In our series of motherboards buyers guides, here's the latest update to our list of recommended Intel motherboards. All numbers in the text are updated to reflect pricing at the time of writing.

Best Intel Motherboards: September 2020

As we move into the final period of Q3 2020, there is a wide variety of Intel-based motherboards on the market, spearheaded by LGA1200 models for the current 10th generation Comet Lake processors. The latest LGA1200 socket has the usual variety of Intel chipsets, such as premium Z490 models with official support for the overclocking, down to the more mainstream chipsets such as H460 and B460. Intel has also unveiled its workstation focused W480 chipset for Xeon W-1200 processors. 

Here are our choices in the motherboard market for Intel. For AMD recommendations, head on over to our AMD guide. This are usually updated monthly.

Intel Motherboards Recommendations
September 2020
Motherboard Amazon Newegg MSRP
Intel 'Money is no Object' Motherboard 
MSI MEG Z490 Godlike $750 $700 $750
Intel 'Clean Mix of Price/Features' Motherboard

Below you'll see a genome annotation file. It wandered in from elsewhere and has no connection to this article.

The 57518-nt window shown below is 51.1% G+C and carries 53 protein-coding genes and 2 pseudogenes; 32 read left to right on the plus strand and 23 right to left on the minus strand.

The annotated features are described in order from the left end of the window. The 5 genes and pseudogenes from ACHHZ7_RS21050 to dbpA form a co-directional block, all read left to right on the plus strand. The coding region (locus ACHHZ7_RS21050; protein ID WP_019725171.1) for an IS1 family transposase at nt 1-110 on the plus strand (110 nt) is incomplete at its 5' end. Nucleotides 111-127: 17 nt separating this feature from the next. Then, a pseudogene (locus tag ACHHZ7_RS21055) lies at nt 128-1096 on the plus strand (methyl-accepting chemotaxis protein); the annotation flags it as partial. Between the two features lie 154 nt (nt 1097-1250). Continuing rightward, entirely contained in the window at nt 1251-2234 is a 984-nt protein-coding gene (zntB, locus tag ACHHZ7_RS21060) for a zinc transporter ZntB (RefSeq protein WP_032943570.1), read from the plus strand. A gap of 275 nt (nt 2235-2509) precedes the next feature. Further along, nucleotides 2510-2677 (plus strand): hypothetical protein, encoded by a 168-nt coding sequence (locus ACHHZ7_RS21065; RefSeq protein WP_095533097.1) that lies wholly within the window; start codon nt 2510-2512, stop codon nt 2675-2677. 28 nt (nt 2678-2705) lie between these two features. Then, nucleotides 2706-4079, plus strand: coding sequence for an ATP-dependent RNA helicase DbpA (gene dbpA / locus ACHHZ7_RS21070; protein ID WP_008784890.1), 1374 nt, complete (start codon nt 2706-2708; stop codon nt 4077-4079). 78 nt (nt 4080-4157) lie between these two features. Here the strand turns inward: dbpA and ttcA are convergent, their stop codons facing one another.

GIGABYTE Z490 Aorus Ultra $290 $290 $300
Intel Value Motherboard
MSI Z490-A Pro $160 $160 $160
Favorite Intel Mini-ITX Motherboard
ASRock Z490 Phantom Gaming-ITX/TB3 $270 $270 $280

Our recommendations for motherboards are based entirely on personal and professional opinion. There are notably a large number of different motherboards across the Intel chipsets including B460, Z490, and the workstation focused W480 chipset. I have selected my top four picks based on the four market segments, regardless of the chipset. We have considered Intel's HEDT X299 chipset, but we feel this platform doesn't represent value for money since HEDT users typically have stricter requirements. We, however, may consider a workstation-based segment in future guides if there is enough interest from our readers.